Hamburg's historic Main Street has been placed on the New York State Register of Historic Places, and village officials are hoping to hear soon that it has also obtained a national designation.
"We feel very good about it," Damon Ayer, chairman of the village Historic Preservation Commission, told Village Board members Monday evening.
The village started working on the designation about a year ago and first nominated Main Street from Center Street to Buffalo Street to the state Office of Parks, Recreation and Historic Preservation. But state experts suggested the district would have a better chance if it was extended from Lake Street to Buffalo, Ayer said.
"It's a big honor for us to have it in the village, if they bless it," Ayer said.
The village has a very eclectic mix of buildings that encompasses buildings from a large time span, he said.
"We're not a typical turn-of- the century village," Ayer said. "Hamburg has a linear development."
Buildings in the commercial district range from the 1860s to the 1960s, he said. For the most part, the commercial buildings on Main are closer to Buffalo Street, while large homes are on the western end near Lake.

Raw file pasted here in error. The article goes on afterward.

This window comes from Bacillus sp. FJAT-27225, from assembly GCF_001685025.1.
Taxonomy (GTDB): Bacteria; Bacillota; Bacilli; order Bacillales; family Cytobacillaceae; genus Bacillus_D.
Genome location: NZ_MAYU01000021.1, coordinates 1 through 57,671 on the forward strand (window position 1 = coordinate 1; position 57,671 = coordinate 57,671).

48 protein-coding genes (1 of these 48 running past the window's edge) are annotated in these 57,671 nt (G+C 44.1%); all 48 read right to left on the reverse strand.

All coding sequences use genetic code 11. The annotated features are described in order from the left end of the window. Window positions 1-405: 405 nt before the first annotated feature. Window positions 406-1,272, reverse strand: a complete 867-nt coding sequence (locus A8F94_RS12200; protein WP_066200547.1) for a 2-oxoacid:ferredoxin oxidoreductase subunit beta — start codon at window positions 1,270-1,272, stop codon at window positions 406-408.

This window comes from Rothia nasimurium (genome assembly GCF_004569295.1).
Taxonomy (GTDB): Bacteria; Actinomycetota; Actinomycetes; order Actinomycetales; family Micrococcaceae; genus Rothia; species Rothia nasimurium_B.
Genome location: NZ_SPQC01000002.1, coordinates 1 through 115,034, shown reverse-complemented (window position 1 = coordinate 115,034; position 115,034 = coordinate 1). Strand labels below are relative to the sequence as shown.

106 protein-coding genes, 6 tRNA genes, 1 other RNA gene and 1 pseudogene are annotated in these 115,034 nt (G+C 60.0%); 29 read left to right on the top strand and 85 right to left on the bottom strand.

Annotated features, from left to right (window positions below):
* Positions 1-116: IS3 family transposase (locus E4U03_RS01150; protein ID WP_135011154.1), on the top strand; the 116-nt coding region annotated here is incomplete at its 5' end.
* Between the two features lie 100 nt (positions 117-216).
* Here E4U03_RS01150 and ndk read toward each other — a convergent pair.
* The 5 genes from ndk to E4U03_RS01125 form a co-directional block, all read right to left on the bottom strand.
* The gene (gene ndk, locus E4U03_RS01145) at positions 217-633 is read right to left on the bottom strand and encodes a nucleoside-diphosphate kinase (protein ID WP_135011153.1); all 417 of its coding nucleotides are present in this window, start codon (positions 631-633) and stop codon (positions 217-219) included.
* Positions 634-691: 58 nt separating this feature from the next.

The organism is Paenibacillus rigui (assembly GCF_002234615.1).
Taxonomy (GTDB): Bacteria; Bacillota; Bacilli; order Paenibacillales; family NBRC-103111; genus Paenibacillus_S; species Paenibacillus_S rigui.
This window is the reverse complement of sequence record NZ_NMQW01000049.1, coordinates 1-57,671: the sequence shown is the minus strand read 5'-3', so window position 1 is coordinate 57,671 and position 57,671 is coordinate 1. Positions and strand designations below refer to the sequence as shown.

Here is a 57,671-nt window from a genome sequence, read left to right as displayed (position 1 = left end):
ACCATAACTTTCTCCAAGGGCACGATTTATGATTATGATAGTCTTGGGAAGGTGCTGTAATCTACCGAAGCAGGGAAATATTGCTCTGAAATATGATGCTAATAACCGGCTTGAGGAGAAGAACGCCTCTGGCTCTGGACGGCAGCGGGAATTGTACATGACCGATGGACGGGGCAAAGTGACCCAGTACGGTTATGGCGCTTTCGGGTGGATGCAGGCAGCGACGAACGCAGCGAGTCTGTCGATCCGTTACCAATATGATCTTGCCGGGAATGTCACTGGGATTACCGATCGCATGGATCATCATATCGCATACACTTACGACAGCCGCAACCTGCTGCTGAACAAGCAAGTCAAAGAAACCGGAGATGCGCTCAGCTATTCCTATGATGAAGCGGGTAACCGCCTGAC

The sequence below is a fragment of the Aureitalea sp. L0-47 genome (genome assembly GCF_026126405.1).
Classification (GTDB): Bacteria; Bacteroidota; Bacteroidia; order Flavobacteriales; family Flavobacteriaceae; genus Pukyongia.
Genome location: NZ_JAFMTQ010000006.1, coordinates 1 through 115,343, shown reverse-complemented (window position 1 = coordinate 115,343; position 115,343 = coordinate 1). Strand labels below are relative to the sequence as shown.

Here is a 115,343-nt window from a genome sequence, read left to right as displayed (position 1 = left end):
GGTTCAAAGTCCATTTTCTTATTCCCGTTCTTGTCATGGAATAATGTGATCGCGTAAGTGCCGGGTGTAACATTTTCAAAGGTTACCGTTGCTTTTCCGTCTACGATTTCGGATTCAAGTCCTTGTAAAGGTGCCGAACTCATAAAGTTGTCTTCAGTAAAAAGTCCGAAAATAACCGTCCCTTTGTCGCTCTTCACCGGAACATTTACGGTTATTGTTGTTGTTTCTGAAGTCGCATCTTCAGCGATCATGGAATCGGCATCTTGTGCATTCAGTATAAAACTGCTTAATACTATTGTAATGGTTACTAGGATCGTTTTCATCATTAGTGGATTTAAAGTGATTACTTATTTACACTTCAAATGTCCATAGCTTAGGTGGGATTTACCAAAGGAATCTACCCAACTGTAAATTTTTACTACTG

The Historic Preservation Commission was able to show that some of the owners of historic commercial buildings lived in homes on the other end of the street. The Kronenberg Building at 12 Main St. is one example, with the Kronenbergs owning a home on Main, he said.
Should the village be successful in gaining the national designation, it would open grant opportunities, and property owners could be eligible for a 20 percent federal income tax credit.
The village set aside $7,400 for a consultant to prepare the application, and the cost probably will come to about $7,100, Ayer said. That will be offset with a $5,400 state grant the village recently received.
Also Monday night, the board conducted a hearing on changes to the animal ordinance that sets out regulations on keeping fowl and poultry. Up to six female domestic fowl could be kept per residence, under the proposed changes.
The board plans to approve the changes at its meeting Oct. 15.